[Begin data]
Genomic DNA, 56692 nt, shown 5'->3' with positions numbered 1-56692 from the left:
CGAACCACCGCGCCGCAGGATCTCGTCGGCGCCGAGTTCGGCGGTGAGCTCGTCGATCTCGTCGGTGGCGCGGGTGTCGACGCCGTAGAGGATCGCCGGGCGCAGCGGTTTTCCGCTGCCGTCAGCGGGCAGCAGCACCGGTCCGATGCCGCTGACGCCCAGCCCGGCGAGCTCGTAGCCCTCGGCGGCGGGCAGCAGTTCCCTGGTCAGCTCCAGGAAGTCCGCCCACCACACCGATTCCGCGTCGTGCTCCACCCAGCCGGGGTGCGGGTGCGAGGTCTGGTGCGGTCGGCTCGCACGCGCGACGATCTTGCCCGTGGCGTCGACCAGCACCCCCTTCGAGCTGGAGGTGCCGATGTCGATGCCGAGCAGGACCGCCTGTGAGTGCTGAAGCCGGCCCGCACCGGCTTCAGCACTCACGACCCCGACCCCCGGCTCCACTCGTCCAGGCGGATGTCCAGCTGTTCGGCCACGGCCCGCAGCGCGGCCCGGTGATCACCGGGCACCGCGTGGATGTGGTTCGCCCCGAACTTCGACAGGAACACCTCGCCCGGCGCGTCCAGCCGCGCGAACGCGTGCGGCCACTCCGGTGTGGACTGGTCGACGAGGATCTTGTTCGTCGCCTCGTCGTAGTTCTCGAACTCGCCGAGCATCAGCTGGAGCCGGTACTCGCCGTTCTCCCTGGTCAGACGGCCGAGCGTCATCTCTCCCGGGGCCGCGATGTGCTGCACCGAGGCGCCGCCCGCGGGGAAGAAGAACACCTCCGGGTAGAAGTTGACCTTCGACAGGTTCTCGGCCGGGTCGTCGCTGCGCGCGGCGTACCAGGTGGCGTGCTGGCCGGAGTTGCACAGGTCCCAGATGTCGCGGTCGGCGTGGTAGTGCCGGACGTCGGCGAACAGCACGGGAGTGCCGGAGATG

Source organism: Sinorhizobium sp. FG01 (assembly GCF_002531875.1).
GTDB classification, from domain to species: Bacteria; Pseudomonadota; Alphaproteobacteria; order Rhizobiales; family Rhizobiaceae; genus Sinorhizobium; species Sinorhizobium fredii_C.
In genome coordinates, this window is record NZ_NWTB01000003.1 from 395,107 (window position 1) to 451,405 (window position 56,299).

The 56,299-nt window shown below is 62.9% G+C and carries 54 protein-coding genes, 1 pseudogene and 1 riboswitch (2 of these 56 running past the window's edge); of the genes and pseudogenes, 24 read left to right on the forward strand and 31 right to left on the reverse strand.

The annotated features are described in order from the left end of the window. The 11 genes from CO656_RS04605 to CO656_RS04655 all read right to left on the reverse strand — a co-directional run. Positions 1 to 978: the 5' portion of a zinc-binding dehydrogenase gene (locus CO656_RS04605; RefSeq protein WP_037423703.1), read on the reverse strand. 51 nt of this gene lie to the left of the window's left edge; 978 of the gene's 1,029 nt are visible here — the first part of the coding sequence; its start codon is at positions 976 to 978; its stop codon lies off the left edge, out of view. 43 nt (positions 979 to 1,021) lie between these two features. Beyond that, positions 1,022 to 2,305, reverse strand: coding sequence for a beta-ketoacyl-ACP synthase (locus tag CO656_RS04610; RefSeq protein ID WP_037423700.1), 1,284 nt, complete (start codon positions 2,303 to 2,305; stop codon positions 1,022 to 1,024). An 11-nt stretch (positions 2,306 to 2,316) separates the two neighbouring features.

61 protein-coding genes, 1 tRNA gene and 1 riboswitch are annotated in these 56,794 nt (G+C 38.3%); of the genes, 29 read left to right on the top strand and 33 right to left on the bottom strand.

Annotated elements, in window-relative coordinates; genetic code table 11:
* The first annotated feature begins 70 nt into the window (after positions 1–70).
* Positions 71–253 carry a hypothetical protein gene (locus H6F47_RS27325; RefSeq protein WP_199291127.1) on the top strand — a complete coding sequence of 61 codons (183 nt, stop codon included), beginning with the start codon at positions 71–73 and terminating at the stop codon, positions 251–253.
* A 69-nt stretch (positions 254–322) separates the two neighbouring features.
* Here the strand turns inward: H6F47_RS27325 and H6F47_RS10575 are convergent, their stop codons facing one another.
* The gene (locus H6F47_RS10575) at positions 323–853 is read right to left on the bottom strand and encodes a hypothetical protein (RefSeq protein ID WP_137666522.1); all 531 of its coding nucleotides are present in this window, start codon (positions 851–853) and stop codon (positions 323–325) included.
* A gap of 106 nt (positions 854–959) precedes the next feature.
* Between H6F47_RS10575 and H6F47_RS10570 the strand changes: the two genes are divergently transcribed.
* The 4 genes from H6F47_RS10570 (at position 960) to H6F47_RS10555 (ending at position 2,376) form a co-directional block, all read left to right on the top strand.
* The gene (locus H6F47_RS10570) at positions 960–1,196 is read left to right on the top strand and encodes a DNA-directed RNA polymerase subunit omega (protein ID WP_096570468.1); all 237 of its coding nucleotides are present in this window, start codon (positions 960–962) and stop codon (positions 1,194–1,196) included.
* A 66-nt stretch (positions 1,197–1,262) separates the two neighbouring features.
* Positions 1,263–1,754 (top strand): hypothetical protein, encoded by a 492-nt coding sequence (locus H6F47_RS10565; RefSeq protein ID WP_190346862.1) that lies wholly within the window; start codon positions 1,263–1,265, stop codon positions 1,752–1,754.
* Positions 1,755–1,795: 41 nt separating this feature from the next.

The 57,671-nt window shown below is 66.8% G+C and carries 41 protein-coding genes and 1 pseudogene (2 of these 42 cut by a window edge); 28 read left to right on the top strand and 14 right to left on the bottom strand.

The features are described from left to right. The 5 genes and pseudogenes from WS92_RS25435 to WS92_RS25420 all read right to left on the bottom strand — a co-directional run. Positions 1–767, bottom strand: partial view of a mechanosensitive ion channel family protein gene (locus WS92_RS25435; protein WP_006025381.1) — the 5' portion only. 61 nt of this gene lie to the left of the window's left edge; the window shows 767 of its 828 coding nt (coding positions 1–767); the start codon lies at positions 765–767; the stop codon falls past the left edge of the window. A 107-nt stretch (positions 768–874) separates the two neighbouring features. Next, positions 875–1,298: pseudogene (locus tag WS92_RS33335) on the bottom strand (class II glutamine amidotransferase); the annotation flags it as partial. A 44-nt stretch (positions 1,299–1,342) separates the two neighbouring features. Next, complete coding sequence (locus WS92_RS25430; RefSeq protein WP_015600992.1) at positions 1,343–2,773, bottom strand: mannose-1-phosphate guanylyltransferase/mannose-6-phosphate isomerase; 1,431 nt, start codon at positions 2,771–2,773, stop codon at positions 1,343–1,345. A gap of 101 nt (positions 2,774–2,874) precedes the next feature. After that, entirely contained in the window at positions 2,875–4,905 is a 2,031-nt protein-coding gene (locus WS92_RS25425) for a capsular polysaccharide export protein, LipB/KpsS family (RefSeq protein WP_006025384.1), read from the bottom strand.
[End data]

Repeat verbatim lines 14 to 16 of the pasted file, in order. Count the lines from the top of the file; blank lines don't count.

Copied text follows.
* The gene (locus H6F47_RS10575) at positions 323–853 is read right to left on the bottom strand and encodes a hypothetical protein (RefSeq protein ID WP_137666522.1); all 531 of its coding nucleotides are present in this window, start codon (positions 851–853) and stop codon (positions 323–325) included.
* A gap of 106 nt (positions 854–959) precedes the next feature.
* Between H6F47_RS10575 and H6F47_RS10570 the strand changes: the two genes are divergently transcribed.